Unlawful Termination in the Seller's Enforcement of Vertical Price Restraints

When a seller pressures customers or dealers into adhering to its suggested resale price and then cuts off a distributor for refusing to do so, the termination generally is assessed under the "rule of reason". The critical question is whether the refusal is sufficiently anticompetitive, in purpose or effect, or both, as to be an unreasonable restraint of trade. In determining whether the seller's actions were unreasonable, the factfinder is permitted to consider the following factors: the terms of any contract between the seller and the reseller, the value to the reseller of its business relations with the seller, whether the seller has superior bargaining strength or the ability to terminate the relationship with or without advance notice or good cause, any other restrictions the seller imposes on resellers, such as territorial limitations, and any direct efforts to persuade resellers to follow suggested prices. Marin County Board of Realtors, Inc. v. Palsson (1976) 16 Cal.3d 920, 937; Bert G. Gianelli Dist. Co. v. Beck & Co. (1985) 172 Cal.App.3d 1020, 1042-44; Kolling, supra, at 719; R. E. Spriggs Co. v. Adolph Coors Co. (1979) 94 Cal.App.3d 419, cert. den. (1980) 444 U.S. 1076; cf., A.B.A., Model Jury Instructions for Antitrust Cases at S-18-20.

Dual Dealing Distributors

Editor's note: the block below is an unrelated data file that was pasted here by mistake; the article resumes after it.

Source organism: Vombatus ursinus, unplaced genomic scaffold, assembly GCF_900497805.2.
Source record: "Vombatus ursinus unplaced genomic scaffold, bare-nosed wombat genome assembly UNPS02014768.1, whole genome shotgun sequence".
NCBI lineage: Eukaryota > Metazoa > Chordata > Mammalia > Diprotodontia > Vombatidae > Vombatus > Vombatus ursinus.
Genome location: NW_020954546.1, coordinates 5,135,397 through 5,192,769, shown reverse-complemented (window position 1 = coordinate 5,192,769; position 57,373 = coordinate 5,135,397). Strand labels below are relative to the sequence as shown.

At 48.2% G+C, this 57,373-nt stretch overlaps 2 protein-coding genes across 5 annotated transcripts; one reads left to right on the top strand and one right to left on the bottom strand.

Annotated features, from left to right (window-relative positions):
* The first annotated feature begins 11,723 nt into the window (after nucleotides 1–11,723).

Where a seller not only sells its products to distributors but also sells products directly in competition with those distributors to many of the same customers to whom that distributor sells or seeks to sell, the seller takes a substantial risk if it terminates the distributor and a substantial factor in bringing about the termination is the dealer's refusal to abide by the seller's territorial or customer restrictions. The most recent California appellate case authority on point states that the termination is to be viewed under per se rules. See Guild Wineries and Distilleries v. J. Sosnick & Son (1980) 102 Cal.App.3d 627, 636. Note, however, that more recent federal court authority questions the continued validity of the Guild Wineries decision and opines that the California Supreme Court would overrule its holding and instead apply the rule of reason to dual distribution situations. Dimidowich v. Bell & Howell, 803 F.2d 1473, 1483 (9th Cir. 1986).